Kiang Malingue is pleased to present Apichatpong Weerasethakul’s solo exhibition at both Kiang Malingue Sik On Street, and Kiang Malingue Tin Wan. Titled A Planet of Silence, this is Apichatpong’s second exhibition in Hong Kong after the touring exhibition Serenity of Madness: Apichatpong’s Selective Survey at Para Site Hong Kong in 2016, showcasing cinematic and photographic works created by the acclaimed auteur in the last two years. By paying tribute to a beloved friend who has recently passed away, and by diarising treasured moments and sensual fragments from life, Apichatpong speaks of the meaning of love, memory and solidarity re-defined in a post-pandemic era.
Included in the exhibition is a new double-channel video installation For Bruce — Apichatpong’s tribute to his long-time friend, experimental filmmaker Bruce Baillie (1931-2020). Apichatpong was introduced to Baillie’s avant-garde filmmaking practice at the School of the Art Institute of Chicago in the 1990s, and has formed a strong emotional, personal bond with Baillie over the years. As part of the exhibition Apichatpong Weerasethakul: Primitive at the New Museum in 2011, Apichatpong also presented Bruce Baillie’s autobiographical film Quick Billy (1967-70).
Apichatpong filmed the overlapped videos of For Bruce when he was trekking in an Amazon jungle in Peru, recovering from COVID. Peaceful and endless is the subject of the videos: a wooden bridge in an immensely lively natural environment. One sees a variety of animals, and flickering light; hears the tranquil flow of the water beneath the bridge, and the artist’s coughs. Filming a non-place in the jungle that is unaffected by memories and is instead unifying beings on a spiritual dimension, Apichatpong offers the artwork as a portrait of Baillie, an artist who embraced film in a primitive way, as alchemy.
Also included in the exhibition is the award-winning feature film Memoria’s satellite video Durmiente, which constitutes a diptych with async – first light. Durmiente features an intimate scene that does not appear in Memoria, the moment when the lead character (Tilda Swinton) falls asleep, signifying the end of her journey. Async – first light, on the other hand, is a collaboration between Apichatpong and composer Ryuichi Sakamoto, an homage to the act of crossing borders. The two interwoven films lead us from daylight into the night, wakefulness to dreaming, representing a yearning for interconnectedness through light, cinema, and dreams. Another video diptych is Seeing Circles, exhibited for the first time in gallery 2 of the Kiang Malingue building. Exploring memory, politics, along with shadows of humans and planets, the new video installation pertains directly to the theme of the exhibition by focusing on both the grand and the minuscule.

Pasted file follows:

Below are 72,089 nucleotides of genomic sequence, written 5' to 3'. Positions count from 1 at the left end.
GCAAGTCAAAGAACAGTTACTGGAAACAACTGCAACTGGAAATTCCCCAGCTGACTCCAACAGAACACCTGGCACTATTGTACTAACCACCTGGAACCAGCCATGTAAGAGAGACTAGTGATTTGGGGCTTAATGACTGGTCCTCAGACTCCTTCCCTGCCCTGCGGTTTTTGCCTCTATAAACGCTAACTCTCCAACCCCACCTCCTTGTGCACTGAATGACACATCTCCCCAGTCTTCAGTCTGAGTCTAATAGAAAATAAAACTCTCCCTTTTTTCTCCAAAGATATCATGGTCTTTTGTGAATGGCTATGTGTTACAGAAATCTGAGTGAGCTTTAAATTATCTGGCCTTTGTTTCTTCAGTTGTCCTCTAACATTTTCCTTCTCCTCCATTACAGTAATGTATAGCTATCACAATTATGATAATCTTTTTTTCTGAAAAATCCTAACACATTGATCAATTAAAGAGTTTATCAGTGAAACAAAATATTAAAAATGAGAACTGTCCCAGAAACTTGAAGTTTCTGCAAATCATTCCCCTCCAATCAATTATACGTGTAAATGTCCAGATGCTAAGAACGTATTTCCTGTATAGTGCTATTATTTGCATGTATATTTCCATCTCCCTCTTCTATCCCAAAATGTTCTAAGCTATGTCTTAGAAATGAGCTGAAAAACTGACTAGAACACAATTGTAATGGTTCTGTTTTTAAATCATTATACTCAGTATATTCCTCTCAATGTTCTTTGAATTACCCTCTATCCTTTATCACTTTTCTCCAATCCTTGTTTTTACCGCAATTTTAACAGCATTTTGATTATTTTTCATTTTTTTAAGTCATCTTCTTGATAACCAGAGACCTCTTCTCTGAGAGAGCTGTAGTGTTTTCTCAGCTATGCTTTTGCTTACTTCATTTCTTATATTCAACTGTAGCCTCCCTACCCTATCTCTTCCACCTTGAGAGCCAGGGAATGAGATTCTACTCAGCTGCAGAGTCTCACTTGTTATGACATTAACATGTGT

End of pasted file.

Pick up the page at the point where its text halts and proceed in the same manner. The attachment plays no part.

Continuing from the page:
A selection of recent photographic works from the acutely political A Minor History series revisits Thailand’s northeastern region of Isan during the pandemic lockdown, juxtaposing images of the Mekong River, with those of architectural ruins such as old hotels and cinemas, and the hotel rooms in which Apichatpong stayed. The series of A Conversation with the Sun photographic works, on the other hand, deals with the artist’s interest in exploring machine autonomy and man-machine collaboration, as Apichatpong once again makes use of his favoured motif of the fabric curtain backdrop, creating machine-generated images on the neural network architecture platform VQGAN+CLIP. This series of works stem from Apichatpong’s study of philosopher Jiddu Krishnamurti’s (1895-1986) ideal of being; in the recent text work The Word Silence is not Silence made for Okayama Art Summit 2022, the artist has also further developed his examinations of Krishnamurti’s ideas in relation to fellow artist Rirkrit Tiravanija’s political expressions.
At Kiang Malingue Tin Wan is an unprecedented marathon screening of Apichatpong’s short films: A Bunch of Shorts Portrayed in Red. Apichatpong has made a large number of short films and videos over the years, and this exhibition is the first occasion on which 30 short films are grouped together in a single screening program. In more than 7 hours’ duration, one may revisit early creations such as the thirdworld made in 1997, and A Letter to Uncle Boonmee (Primitive project) made in 2009. By presenting major recent works along with key early pieces, the exhibition as a whole offers an insight into Apichatpong’s oeuvre, mapping the trajectory through which the artist’s singular practice evolves in more than two decades.